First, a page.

‘There is no economic reason for dairies to transition to organic’

Global organic dairy sales were valued at around US$24bn in 2021 and according to forecasts from Precedence Research worldwide demand is expected to grow at a strong clip in the coming years. The global organic dairy market size is projected to hit around US$53.6bn by 2030 thanks to an expected compound annual growth rate just north of 10%. Demand is being driven by factors ranging from health and wellness (organic milk is high in omega 3 fatty acids and antioxidants, for instance) to perceived sustainability benefits.

But the US dairy industry is not necessarily in the best position to take a leadership role and capitalise on growing global demand, according to Ed Maltby, Northeast Organic Dairy Producers Alliance (NODPA) Executive. “The critical wording here is globally, which will come down to how competitive the US is compared to the other major countries that supply the world market: for example New Zealand and Australia. My assumption is that US has higher costs of production than New Zealand especially with the requirement for pasture,”​he told this publication.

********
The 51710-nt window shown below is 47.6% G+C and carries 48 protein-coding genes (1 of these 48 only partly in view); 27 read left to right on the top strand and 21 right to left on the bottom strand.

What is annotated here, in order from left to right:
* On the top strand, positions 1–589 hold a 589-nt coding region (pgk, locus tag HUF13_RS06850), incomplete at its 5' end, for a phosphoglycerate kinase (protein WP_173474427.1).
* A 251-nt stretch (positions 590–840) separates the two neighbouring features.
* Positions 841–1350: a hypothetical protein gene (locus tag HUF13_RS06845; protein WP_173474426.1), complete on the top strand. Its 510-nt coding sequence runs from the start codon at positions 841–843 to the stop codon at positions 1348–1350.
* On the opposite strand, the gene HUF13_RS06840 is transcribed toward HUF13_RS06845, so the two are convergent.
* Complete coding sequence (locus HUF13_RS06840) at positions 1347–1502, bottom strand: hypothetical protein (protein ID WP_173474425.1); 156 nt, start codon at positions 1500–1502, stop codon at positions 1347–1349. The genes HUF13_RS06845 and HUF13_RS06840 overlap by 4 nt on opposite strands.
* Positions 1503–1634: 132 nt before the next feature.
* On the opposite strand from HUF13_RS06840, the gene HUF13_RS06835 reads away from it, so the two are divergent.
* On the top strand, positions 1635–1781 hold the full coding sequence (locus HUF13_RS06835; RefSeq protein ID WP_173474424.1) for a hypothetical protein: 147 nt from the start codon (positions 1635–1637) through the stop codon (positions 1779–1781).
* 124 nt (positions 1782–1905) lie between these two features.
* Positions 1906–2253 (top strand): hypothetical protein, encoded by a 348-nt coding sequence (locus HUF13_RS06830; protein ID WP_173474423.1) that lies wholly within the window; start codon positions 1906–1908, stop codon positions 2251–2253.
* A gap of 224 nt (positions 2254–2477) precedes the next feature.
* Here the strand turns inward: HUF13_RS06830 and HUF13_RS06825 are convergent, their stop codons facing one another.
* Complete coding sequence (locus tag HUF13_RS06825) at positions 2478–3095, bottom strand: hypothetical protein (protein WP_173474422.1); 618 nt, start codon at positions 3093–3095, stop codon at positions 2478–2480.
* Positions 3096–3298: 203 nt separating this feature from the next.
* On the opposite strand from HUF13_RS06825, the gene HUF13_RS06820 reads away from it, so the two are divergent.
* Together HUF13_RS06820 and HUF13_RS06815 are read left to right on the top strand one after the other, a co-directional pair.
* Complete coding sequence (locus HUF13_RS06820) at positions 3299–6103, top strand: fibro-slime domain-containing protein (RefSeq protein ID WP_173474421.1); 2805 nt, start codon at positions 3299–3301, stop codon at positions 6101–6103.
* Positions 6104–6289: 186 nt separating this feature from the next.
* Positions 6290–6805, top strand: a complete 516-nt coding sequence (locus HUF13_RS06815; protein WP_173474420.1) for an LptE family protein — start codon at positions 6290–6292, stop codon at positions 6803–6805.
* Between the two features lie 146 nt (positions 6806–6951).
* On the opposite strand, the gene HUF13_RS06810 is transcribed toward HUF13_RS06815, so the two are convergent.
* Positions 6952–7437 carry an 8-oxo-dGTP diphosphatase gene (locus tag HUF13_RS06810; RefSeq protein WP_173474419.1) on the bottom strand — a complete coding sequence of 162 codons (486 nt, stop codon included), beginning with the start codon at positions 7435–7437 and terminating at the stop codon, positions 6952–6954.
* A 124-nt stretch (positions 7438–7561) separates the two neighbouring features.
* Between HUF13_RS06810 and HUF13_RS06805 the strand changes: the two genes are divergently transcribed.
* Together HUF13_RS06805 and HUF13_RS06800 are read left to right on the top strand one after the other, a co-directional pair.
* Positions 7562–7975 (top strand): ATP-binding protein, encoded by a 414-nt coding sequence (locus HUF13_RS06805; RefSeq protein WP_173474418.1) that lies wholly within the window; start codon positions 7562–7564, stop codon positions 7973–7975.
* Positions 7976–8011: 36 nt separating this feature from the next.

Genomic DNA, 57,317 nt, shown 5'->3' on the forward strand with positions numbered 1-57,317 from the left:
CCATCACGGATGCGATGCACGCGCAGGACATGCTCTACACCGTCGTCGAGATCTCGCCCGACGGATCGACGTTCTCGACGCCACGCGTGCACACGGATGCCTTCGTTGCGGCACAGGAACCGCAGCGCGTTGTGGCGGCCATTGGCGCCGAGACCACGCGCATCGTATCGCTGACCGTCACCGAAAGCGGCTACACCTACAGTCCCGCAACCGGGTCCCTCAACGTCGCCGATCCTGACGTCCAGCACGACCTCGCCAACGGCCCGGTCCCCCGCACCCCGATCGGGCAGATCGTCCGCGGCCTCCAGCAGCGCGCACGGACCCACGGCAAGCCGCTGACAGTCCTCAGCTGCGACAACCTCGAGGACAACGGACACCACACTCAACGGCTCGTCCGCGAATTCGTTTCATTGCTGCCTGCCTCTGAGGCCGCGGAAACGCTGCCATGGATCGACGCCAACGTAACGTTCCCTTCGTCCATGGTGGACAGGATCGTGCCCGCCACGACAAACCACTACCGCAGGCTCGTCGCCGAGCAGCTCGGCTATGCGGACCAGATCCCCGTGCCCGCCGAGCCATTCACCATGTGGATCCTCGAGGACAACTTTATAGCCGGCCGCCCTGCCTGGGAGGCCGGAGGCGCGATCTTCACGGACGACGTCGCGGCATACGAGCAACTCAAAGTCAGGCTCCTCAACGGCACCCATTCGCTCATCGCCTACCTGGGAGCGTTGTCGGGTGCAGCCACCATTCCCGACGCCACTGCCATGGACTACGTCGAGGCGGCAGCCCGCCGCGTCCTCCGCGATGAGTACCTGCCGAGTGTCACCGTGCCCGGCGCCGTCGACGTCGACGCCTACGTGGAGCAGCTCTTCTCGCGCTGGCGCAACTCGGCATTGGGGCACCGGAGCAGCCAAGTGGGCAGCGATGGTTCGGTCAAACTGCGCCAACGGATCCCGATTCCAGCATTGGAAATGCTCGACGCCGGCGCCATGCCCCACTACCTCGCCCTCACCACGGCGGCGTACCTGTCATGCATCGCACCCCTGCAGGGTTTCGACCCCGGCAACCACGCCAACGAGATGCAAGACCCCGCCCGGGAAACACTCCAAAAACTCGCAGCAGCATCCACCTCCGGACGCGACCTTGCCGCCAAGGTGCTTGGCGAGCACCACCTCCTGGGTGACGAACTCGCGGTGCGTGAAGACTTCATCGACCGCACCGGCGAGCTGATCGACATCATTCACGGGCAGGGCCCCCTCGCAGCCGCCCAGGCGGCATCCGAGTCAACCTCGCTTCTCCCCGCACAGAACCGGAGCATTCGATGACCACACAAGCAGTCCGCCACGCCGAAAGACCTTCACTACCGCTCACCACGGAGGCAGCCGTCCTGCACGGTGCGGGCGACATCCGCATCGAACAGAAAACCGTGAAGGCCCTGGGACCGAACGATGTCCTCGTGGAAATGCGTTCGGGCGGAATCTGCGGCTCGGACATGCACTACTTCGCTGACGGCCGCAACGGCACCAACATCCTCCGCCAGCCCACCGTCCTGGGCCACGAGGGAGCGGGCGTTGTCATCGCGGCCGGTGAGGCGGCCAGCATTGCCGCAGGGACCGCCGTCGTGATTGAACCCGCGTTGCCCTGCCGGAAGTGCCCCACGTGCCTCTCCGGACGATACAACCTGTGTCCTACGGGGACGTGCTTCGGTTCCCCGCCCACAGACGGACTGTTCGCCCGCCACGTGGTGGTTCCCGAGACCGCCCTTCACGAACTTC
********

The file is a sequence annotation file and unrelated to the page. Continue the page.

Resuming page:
Indeed, the most recent data from the American Organic Trade Association (OTA) reveals US organic dairy export volumes have consistently fallen since 2017. Since that year, organic fluid milk exports have fallen 76%, down to less than 2,000 MT in 2020. While volumes have plummeted, the value decline is somewhat less pronounced – if still significant. OTA revealed the value of US organic dairy exports has been supported by increased organic whey and organic dry milk product exports. Over 2020, the value of US organic dairy exports reached $4.9m in 2020, down ‘only’ 27% from 2017.


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